Home Remedies for Grease Stains
We tested no less than 16 home remedies for grease stain removal.
Search the Internet and you’ll find all sorts of home remedies for grease stain removal. We tested no less than 16 methods on white cotton T-shirts that we stained with 1/4 teaspoon of peanut oil and let sit for 5 minutes before treating. A number of the treatments are reputed to work as absorbents: Put them on the stain, let them sit for at least 30 minutes or up to 1 hour so that they can pull out the oil, and then brush them off and wash the clothing. None of the suggested absorbents we tried—cornstarch, cornmeal, baking powder, baking soda, talcum powder, or salt—worked very well. While they pulled some oil out of the fabric, they also caused stains to spread.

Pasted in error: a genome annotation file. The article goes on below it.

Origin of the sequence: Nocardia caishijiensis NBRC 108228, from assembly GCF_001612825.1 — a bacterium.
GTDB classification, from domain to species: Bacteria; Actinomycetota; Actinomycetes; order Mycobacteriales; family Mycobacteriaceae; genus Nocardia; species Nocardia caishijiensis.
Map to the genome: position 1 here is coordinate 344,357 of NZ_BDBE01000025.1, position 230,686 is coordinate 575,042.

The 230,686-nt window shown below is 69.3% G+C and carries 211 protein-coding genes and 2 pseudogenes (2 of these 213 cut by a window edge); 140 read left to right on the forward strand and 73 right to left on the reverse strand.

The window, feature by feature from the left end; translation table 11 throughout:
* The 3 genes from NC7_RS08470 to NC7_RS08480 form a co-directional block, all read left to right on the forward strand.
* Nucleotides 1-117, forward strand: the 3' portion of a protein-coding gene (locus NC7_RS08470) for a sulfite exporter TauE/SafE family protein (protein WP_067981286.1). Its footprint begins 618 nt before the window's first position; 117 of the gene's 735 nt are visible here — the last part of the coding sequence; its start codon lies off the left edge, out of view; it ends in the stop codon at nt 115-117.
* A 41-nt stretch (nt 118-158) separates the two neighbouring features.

Even though they were long shots, we also gave some unusual treatments a fair shake: hair spray, WD-40, Coca-Cola, aloe vera, and even Cheez Whiz. These all claim to work for different reasons (Cheez Whiz allegedly contains oil-fighting enzymes, while the soda’s carbon dioxide and phosphoric acid are its purported keys to success). Sadly, none were successful, plus several also created stains of their own. Detergents and similar products were most promising. Lestoil, a concentrated cleaner that claims to remove clothing stains such as grease and tar, was a disappointment, while white bar soap (we used Dial) was only somewhat effective, likely because it was harder to work into the fabric. But shampoo (we used a type marketed for greasy hair) and liquid dish soap both worked effectively, on the fresh stains and on those that had sat overnight before treating.
For the best results, rub a clear liquid soap/shampoo into the fabric vigorously on both sides (a toothbrush works well) and let it sit for 15 minutes or up to 1 hour before rinsing thoroughly with cool water and air drying. Depending on how deeply set the stain is, you may need to repeat the process.